July 17, 2010

Life's Inventory

Here is an inspiration by William Lambert who shares his experience of how to take Life’s Inventory, and how taking an inward journey, reflecting upon his life, he was able to bring in changes and achieve what he wanted.

I read this article, and was inclined to write it on my blog, as I have already begun the process of relooking at my life and what I have achieved. I have taken some action steps, and am happy to share this with everyone who comes into my life.

May you be happy!


So you have been living for 40 or 50 or 60 years. What do you have to show for it? What comes to your mind first? Your children? Your house? your car? Were your children an accomplishment or an accident? Should a spouse who loves you be listed in your inventory?

I did this inventory 10 years after I have been teaching school. I personally felt my inventory was not what it should be. I had a car and an apartment. I wanted a family and a house. I changed my behavior in an attempt to get those things.

Ten years later I felt that this was not enough. A wife and kids for me was not enough for my inventory. A new direction had to be derived. I spent much time in determining what truly makes me happy. I discovered that what really made me happy was helping other people.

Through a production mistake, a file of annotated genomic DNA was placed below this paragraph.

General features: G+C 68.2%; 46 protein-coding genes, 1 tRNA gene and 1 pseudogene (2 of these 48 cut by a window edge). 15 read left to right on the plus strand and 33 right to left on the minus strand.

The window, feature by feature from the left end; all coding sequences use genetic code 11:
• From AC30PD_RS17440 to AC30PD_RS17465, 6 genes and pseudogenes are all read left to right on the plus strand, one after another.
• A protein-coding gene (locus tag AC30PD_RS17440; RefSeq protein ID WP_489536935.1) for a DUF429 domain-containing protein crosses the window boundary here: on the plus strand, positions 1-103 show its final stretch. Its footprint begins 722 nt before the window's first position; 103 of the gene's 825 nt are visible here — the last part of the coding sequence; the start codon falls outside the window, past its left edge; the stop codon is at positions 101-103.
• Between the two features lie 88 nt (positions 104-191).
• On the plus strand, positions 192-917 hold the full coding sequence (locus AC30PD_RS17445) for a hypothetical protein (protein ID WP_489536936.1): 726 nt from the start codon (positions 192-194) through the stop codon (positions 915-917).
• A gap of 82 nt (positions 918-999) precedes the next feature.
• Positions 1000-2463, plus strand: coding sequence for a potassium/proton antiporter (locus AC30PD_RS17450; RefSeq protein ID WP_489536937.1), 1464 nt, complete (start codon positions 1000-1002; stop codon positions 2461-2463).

My inventory includes letters from three people whose life I saved using my CPR skills. A distinguished teacher award. College Degrees, Letters from students that say without my influence they would never have attended college.

Action Steps.

  • Do your life's Inventory. Try to add things that cannot be taken away from you. Certificates, Degrees, and Marketable Skills that you enjoy. Do not focus on material things.
  • Discover the joy of helping others. Share your skills, your knowledge, your understandings with others. Do this without seeking credit or anything in return.
  • Look at your resume. Rewrite it as if you have accomplished more. Then work on making it happen. Never think the thought that "I am too old." There exists a list of people that were over 60 before they achieved their major accomplishments. The greatest joy in my life is when I received an E Mail stating that I helped someone change their behavior.

Please note that you don't necessarily help someone if you give them material things. You really help when you teach them how to get their own and/or when you cause them to change behavior.

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